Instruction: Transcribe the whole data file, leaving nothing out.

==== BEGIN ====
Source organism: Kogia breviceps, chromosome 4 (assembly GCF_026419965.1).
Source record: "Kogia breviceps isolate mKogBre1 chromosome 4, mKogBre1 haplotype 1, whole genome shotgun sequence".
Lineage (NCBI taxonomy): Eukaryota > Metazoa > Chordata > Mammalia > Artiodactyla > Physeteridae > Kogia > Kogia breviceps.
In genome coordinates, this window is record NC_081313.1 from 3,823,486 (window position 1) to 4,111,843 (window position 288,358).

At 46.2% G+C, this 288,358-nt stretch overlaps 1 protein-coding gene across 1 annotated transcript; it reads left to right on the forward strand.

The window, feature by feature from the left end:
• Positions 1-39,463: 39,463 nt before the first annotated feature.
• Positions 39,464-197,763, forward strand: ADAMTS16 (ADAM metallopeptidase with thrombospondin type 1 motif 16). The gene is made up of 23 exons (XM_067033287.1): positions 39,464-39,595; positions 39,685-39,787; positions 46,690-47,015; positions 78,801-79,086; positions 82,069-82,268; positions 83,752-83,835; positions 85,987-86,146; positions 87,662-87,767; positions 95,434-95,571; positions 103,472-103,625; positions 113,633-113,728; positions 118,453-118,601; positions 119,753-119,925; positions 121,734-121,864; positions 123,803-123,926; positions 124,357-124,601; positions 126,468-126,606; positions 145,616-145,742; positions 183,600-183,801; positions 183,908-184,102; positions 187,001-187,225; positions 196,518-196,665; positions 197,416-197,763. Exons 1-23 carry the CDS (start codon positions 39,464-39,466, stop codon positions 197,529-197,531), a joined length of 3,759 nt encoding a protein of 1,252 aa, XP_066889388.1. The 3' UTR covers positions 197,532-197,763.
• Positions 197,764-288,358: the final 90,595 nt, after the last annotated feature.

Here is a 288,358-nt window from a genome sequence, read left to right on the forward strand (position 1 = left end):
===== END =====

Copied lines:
Source organism: Kogia breviceps, chromosome 4 (assembly GCF_026419965.1).
Source record: "Kogia breviceps isolate mKogBre1 chromosome 4, mKogBre1 haplotype 1, whole genome shotgun sequence".
Lineage (NCBI taxonomy): Eukaryota > Metazoa > Chordata > Mammalia > Artiodactyla > Physeteridae > Kogia > Kogia breviceps.
In genome coordinates, this window is record NC_081313.1 from 3,823,486 (window position 1) to 4,111,843 (window position 288,358).

At 46.2% G+C, this 288,358-nt stretch overlaps 1 protein-coding gene across 1 annotated transcript; it reads left to right on the forward strand.

The window, feature by feature from the left end:
• Positions 1-39,463: 39,463 nt before the first annotated feature.
• Positions 39,464-197,763, forward strand: ADAMTS16 (ADAM metallopeptidase with thrombospondin type 1 motif 16). The gene is made up of 23 exons (XM_067033287.1): positions 39,464-39,595; positions 39,685-39,787; positions 46,690-47,015; positions 78,801-79,086; positions 82,069-82,268; positions 83,752-83,835; positions 85,987-86,146; positions 87,662-87,767; positions 95,434-95,571; positions 103,472-103,625; positions 113,633-113,728; positions 118,453-118,601; positions 119,753-119,925; positions 121,734-121,864; positions 123,803-123,926; positions 124,357-124,601; positions 126,468-126,606; positions 145,616-145,742; positions 183,600-183,801; positions 183,908-184,102; positions 187,001-187,225; positions 196,518-196,665; positions 197,416-197,763. Exons 1-23 carry the CDS (start codon positions 39,464-39,466, stop codon positions 197,529-197,531), a joined length of 3,759 nt encoding a protein of 1,252 aa, XP_066889388.1. The 3' UTR covers positions 197,532-197,763.
• Positions 197,764-288,358: the final 90,595 nt, after the last annotated feature.

Here is a 288,358-nt window from a genome sequence, read left to right on the forward strand (position 1 = left end):